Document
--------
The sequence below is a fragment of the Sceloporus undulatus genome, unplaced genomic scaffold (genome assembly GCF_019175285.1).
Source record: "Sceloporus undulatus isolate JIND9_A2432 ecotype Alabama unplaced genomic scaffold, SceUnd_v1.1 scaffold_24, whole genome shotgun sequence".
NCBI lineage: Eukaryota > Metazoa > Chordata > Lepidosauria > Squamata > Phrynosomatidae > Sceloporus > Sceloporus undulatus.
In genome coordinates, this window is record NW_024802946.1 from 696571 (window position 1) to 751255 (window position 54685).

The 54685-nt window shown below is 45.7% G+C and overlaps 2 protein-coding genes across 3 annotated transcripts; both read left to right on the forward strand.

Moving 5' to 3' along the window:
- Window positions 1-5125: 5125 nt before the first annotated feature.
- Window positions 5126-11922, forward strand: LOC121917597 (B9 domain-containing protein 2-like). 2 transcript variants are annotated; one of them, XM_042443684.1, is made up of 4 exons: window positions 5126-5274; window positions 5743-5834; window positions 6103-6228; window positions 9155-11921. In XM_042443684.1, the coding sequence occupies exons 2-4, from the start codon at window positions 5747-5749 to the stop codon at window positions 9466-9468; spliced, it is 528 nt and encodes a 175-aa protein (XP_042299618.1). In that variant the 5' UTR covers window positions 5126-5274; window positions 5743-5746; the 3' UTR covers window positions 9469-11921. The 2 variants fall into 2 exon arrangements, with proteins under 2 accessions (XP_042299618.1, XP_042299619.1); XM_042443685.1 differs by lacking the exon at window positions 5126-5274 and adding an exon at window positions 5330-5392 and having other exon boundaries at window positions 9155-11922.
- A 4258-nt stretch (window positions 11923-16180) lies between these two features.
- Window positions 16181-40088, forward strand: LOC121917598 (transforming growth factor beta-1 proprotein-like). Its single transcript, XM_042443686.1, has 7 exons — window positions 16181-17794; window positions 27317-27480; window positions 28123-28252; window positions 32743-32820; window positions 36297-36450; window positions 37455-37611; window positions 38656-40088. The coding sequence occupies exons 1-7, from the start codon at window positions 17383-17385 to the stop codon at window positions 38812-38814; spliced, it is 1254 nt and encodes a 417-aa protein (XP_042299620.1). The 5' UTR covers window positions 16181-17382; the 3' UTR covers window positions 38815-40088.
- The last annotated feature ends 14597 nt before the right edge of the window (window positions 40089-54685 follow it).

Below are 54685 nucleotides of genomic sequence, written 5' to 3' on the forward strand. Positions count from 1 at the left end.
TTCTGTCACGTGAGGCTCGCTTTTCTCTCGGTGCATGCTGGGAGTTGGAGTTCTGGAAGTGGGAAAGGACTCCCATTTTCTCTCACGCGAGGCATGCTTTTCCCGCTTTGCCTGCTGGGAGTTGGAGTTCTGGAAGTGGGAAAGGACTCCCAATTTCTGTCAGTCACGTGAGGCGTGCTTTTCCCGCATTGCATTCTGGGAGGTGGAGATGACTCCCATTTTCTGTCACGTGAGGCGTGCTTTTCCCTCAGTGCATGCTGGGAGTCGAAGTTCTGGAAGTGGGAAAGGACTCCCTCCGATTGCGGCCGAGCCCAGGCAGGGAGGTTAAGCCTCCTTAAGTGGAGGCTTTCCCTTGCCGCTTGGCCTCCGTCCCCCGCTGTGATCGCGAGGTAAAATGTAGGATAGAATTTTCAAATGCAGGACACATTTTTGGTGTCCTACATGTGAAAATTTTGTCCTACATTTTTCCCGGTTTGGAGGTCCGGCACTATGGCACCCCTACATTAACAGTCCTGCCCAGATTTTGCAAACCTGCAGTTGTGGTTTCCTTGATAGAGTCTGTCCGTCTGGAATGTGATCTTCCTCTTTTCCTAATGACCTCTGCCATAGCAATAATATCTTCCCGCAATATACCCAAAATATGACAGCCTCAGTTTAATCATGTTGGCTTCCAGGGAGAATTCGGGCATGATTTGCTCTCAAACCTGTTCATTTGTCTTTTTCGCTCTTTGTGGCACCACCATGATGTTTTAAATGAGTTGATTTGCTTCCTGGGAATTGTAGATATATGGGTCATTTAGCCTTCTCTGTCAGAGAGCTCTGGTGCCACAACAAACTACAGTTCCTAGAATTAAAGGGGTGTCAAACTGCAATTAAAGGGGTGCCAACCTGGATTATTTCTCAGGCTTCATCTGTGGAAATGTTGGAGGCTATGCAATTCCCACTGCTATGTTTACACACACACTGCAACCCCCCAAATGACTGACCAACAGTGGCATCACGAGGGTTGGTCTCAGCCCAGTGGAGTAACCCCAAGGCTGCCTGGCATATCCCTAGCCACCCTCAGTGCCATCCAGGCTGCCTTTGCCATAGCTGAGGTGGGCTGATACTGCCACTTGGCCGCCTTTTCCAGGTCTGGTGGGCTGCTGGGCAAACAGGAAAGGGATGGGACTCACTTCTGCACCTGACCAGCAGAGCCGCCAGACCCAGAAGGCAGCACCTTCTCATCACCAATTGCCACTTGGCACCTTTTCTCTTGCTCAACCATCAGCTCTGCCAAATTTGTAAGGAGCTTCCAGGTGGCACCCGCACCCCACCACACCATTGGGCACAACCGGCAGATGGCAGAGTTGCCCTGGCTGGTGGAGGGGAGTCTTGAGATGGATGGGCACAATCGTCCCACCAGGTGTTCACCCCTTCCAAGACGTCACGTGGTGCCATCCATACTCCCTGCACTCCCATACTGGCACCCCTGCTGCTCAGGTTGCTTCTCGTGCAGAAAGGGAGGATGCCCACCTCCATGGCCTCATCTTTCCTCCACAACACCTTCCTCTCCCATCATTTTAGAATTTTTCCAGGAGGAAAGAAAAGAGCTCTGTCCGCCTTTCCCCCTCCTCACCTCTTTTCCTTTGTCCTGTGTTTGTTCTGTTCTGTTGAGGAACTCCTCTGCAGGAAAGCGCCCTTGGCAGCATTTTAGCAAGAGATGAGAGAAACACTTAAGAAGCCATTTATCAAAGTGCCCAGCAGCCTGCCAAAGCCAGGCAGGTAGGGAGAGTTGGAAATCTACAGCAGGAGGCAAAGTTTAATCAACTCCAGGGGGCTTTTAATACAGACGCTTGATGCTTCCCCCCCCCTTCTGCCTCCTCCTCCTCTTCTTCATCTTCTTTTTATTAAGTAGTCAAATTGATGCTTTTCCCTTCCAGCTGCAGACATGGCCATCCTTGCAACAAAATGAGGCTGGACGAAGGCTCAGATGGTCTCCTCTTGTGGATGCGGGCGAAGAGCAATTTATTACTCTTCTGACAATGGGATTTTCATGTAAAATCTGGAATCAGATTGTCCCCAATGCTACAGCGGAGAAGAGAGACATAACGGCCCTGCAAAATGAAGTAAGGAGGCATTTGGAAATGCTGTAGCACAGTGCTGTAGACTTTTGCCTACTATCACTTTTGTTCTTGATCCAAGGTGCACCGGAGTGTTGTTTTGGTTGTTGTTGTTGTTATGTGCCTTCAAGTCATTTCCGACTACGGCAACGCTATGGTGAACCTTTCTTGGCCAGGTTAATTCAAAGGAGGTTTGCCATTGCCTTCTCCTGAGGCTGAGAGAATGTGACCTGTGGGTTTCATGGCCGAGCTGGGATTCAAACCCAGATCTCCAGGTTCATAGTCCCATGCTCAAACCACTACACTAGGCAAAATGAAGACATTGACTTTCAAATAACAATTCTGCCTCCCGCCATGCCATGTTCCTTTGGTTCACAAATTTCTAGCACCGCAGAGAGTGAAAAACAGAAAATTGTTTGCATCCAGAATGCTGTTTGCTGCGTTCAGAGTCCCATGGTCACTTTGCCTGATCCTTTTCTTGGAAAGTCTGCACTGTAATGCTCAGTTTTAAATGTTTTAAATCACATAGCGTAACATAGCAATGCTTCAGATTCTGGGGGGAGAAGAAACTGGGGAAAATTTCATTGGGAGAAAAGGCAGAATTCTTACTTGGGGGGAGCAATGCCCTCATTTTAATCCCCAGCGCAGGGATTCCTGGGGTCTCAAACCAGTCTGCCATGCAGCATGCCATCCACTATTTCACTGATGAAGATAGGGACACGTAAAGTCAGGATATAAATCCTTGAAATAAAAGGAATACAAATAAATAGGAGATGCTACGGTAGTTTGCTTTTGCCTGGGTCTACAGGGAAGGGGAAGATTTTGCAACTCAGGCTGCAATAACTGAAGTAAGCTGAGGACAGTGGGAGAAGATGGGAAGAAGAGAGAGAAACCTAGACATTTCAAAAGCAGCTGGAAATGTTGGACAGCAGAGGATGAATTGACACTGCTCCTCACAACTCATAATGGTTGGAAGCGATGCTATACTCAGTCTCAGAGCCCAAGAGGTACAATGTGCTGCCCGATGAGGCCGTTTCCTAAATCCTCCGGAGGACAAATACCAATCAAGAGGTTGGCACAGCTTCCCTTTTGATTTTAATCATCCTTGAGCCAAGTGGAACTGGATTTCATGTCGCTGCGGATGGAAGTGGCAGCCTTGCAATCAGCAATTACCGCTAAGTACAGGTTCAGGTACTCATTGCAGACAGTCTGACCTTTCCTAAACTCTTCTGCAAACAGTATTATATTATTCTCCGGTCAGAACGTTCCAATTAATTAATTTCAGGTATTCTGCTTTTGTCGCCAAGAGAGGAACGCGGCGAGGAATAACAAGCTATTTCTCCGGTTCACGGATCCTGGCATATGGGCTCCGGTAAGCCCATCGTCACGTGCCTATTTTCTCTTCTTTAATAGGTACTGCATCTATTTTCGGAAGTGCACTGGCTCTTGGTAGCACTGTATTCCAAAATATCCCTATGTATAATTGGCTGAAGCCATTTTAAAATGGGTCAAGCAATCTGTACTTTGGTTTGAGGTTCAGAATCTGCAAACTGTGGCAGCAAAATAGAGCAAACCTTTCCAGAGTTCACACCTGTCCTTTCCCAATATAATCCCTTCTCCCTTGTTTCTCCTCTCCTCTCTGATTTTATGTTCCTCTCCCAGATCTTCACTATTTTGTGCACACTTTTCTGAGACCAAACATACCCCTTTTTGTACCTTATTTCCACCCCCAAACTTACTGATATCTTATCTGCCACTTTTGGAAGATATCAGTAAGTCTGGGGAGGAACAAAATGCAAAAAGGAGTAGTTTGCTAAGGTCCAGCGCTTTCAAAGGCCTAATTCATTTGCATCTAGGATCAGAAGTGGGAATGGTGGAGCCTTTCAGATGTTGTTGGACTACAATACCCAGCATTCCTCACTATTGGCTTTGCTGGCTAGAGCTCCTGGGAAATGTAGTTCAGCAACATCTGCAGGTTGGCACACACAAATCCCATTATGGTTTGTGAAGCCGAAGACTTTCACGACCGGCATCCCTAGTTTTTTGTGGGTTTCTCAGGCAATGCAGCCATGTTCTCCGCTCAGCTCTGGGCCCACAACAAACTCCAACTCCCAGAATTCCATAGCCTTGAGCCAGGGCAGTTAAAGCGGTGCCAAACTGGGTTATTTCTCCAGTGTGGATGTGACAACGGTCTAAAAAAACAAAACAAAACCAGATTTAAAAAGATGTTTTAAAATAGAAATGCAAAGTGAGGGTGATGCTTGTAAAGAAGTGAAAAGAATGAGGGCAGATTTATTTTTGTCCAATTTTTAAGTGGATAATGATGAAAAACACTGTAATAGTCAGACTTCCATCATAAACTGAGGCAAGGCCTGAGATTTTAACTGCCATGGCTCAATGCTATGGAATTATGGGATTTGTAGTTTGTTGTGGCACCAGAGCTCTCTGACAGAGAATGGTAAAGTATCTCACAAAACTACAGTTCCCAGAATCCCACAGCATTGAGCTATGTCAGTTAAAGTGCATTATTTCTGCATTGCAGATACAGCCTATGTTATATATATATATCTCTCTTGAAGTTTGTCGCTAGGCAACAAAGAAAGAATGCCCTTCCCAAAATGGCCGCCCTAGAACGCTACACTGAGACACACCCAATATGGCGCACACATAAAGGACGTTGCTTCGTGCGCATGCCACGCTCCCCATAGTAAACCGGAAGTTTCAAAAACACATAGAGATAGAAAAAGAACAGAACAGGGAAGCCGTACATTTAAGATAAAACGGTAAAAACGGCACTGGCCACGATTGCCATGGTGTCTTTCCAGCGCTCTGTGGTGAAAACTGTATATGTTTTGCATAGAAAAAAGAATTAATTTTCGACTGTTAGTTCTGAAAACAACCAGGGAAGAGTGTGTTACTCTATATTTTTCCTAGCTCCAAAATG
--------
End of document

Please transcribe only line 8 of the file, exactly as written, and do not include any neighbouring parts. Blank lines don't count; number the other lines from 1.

- Window positions 5126-11922, forward strand: LOC121917597 (B9 domain-containing protein 2-like). 2 transcript variants are annotated; one of them, XM_042443684.1, is made up of 4 exons: window positions 5126-5274; window positions 5743-5834; window positions 6103-6228; window positions 9155-11921. In XM_042443684.1, the coding sequence occupies exons 2-4, from the start codon at window positions 5747-5749 to the stop codon at window positions 9466-9468; spliced, it is 528 nt and encodes a 175-aa protein (XP_042299618.1). In that variant the 5' UTR covers window positions 5126-5274; window positions 5743-5746; the 3' UTR covers window positions 9469-11921. The 2 variants fall into 2 exon arrangements, with proteins under 2 accessions (XP_042299618.1, XP_042299619.1); XM_042443685.1 differs by lacking the exon at window positions 5126-5274 and adding an exon at window positions 5330-5392 and having other exon boundaries at window positions 9155-11922.